Maintaining Energy & Engagement

"A very significant change in my job... and another review with more change to come. I've been trying to put it into practice, but I still find it very difficult... There's not a lot you can do... we're pawns in the game plan... foot soldiers in the army... It's horrible, but you have to stick it out and see what happens." I'm not optimistic... there's not a lot you can do. I've enjoyed the Company... but I go home tired... I could work every night... I need recovery time at home and that doesn't go down well with my wife and children..."

"Morale is at an all time low... I look at the others and recognise the anger, fear and worry in their voices"

- "Survivors" of change

In these quotes, it appears that even though the people involved were trying hard to make the change, they were losing energy and, like an army on the brink of defeat, feeling tired and demoralised.

In our consultancy work, we experience this kind of dip in morale, usually when initial enthusiasm for a project is replaced by the reality of what is required to complete the "journey". Our solution is even more and even better communication.

What happens if individuals reach this point on their journey?

Depending on the type of leadership provided, energy can go any one of four ways:
  • Productive Energy - energy levels remain high all the time. The leadership challenge is how to maintain engagement for the change, without "burn out" and consequent loss of effectiveness.

  • Comfortable Energy - people are happy to do their job and don't feel the need to do more. The leadership challenge is how to create a new sense of purpose and opportunity, resulting in further engagement in the change.

  • Resigned Energy - energy is lost and activities are having little or no impact on the change required. The leadership challenge is about giving people the confidence and competence to change.

  • Corrosive Energy - energy has turned negative and is working against the change. The leadership challenge includes getting the steam out of the situation and re-focusing on why the change is necessary.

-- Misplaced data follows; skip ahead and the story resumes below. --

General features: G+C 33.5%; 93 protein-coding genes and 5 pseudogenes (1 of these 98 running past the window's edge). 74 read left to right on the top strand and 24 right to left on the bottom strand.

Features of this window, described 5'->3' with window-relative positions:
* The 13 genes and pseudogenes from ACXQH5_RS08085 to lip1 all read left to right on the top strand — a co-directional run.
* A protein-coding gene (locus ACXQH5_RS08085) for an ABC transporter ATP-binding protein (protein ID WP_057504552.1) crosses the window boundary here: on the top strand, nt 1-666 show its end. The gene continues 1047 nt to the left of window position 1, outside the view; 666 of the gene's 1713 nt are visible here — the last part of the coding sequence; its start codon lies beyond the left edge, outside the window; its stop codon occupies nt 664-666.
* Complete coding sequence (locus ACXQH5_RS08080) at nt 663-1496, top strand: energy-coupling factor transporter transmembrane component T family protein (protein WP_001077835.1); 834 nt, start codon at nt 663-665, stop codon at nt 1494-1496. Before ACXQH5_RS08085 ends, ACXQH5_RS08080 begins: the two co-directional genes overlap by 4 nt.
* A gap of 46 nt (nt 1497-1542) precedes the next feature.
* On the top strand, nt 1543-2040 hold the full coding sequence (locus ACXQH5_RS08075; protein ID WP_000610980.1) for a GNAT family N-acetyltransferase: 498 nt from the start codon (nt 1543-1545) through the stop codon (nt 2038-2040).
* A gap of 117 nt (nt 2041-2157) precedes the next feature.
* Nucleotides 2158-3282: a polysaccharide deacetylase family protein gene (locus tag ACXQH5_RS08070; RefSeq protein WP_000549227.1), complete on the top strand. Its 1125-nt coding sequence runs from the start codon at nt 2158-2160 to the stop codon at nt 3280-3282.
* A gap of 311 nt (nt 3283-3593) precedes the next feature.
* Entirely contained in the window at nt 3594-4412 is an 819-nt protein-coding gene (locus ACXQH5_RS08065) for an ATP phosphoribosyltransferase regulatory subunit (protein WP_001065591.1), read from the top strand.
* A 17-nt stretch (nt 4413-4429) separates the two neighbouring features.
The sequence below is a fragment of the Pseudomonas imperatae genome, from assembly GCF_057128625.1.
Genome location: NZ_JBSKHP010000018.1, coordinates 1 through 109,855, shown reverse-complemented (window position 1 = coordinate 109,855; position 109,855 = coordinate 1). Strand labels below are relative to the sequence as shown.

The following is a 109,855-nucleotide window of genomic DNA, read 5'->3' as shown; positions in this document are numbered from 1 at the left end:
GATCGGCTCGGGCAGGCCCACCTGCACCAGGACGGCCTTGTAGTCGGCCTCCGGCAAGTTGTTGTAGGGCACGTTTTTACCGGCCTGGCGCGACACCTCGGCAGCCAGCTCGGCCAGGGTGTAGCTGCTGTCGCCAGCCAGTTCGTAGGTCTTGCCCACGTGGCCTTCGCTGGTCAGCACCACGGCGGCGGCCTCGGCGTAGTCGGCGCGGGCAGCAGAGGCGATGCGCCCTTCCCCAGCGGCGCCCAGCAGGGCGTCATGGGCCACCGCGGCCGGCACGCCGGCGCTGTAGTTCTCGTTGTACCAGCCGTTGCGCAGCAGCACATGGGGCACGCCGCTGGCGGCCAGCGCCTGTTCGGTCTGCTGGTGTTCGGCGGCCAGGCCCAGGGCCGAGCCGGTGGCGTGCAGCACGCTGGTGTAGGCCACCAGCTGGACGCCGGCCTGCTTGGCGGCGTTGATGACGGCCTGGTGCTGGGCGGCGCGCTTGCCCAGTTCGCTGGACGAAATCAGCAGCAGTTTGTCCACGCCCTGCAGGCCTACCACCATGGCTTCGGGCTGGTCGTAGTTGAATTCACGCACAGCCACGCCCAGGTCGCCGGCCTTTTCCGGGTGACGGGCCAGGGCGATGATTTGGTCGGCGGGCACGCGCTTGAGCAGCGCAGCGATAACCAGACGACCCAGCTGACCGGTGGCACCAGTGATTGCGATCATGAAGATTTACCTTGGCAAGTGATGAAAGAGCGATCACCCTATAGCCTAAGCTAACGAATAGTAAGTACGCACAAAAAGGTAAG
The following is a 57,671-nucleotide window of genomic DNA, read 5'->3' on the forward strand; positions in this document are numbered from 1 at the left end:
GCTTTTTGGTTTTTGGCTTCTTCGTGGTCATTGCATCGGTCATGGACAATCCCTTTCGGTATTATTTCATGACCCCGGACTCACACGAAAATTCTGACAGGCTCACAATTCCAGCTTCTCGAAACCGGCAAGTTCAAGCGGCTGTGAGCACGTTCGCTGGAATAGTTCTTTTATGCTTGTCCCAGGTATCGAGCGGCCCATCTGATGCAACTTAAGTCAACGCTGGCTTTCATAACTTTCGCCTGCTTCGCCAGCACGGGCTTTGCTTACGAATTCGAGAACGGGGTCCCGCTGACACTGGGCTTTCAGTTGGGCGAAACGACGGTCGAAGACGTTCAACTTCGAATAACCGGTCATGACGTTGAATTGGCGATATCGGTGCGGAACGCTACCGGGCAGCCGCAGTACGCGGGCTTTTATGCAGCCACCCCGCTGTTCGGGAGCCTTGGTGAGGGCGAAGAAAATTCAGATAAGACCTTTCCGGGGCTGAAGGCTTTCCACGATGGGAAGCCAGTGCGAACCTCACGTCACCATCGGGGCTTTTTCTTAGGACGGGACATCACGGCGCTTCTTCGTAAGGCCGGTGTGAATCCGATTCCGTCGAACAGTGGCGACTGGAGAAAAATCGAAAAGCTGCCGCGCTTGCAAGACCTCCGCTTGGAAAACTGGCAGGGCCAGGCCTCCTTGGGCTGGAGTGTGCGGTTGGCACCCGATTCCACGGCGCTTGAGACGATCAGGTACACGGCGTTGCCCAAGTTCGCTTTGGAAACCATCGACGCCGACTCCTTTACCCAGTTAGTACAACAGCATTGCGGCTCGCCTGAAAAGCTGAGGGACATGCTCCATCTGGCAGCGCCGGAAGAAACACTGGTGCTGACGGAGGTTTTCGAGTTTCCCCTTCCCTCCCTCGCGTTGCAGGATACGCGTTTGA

Note: These definitions have been developed from original source research by Bruck/Vogel in 2005.

How can leaders address these challenges?

A great deal has been written about the leader's role during transition, which can be summarised as a combination of coaching, counselling, mentoring, training and even "consultancy". However details of the activities involved are not always clear. So at Wadenhoe, we have gone one step further by identifying a total of sixteen different activities, where leaders can really help their people through the Journey. Here are four examples:

Leadership Behaviour
An enabler, helping to draw out, expose, clarify, dispel negative feelings
A means of sounding out, testing, and anticipating snags
A source of confirmation, reinforcement and encouragement
A source of energy, spark, enthusiasm, motivation and inspiration

From our experience of working with leaders on the emotional side of change, we know that by helping them to recognise and then practice the right combination of activities at the right time, they are better able to maintain Productive Energy, throughout the Journey.

For more information on Team Energies, the sixteen transition activities and our one day, high-impact workshop: "Maintaining Energy and Engagement" and recent examples of measurable success, please contact:

The Wadenhoe Consultancy Ltd

Prama House
267 Banbury Road

Phone: 01865 339558
Mobile: 07899 796993
Fax: 01865 339301

Registered in England No: 6717860

©2012 The Wadenhoe Consultancy Ltd